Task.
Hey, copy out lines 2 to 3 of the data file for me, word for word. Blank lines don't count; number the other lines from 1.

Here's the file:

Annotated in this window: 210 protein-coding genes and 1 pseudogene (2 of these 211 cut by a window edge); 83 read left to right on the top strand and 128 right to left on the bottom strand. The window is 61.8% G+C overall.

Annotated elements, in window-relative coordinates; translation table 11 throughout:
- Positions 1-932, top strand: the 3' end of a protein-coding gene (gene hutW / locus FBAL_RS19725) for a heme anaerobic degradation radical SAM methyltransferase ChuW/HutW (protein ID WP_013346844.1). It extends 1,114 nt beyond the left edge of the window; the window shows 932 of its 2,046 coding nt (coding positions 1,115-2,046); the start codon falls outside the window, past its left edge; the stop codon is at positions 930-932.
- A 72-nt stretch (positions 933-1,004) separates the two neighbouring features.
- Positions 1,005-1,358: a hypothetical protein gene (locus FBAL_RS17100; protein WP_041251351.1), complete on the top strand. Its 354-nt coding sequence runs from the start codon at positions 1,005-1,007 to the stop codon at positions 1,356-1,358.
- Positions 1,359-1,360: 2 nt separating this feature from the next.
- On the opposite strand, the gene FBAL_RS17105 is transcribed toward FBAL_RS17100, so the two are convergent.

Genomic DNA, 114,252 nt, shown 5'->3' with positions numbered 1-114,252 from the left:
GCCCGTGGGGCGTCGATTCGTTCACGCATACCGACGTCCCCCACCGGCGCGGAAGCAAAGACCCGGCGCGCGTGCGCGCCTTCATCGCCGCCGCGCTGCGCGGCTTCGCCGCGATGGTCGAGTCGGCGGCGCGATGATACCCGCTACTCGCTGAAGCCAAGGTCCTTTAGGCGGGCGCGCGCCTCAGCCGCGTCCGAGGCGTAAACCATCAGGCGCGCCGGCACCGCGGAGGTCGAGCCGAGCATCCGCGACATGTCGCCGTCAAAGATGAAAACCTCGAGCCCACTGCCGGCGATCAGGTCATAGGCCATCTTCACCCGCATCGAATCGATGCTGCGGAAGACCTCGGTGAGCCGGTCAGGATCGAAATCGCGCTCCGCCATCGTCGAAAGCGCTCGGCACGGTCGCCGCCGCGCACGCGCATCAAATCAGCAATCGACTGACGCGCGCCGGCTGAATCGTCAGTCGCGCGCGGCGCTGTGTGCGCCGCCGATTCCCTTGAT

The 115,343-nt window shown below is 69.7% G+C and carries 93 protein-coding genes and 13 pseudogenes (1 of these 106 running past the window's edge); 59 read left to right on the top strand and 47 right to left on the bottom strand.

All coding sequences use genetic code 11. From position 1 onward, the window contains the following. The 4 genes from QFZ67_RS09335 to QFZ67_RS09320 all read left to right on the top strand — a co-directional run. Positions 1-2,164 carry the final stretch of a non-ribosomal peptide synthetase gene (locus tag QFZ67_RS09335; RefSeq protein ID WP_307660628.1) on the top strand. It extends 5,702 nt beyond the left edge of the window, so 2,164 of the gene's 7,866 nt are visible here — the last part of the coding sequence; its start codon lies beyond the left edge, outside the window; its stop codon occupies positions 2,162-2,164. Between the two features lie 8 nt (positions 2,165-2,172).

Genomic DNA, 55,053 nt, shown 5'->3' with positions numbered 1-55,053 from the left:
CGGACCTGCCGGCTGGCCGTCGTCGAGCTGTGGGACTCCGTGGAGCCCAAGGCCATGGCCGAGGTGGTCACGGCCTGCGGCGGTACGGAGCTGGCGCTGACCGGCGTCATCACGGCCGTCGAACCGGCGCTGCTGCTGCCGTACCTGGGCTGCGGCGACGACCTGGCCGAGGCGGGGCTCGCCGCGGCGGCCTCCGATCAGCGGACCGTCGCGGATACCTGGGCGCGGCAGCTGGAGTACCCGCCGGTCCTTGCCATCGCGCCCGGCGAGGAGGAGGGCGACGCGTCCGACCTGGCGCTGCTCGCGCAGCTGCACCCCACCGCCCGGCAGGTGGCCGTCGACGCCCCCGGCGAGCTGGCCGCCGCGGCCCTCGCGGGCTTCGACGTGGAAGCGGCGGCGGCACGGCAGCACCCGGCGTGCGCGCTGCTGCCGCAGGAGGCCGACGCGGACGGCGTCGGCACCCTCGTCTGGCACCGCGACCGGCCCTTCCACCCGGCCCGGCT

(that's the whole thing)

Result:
Annotated elements, in window-relative coordinates; translation table 11 throughout:
- Positions 1-932, top strand: the 3' end of a protein-coding gene (gene hutW / locus FBAL_RS19725) for a heme anaerobic degradation radical SAM methyltransferase ChuW/HutW (protein ID WP_013346844.1). It extends 1,114 nt beyond the left edge of the window; the window shows 932 of its 2,046 coding nt (coding positions 1,115-2,046); the start codon falls outside the window, past its left edge; the stop codon is at positions 930-932.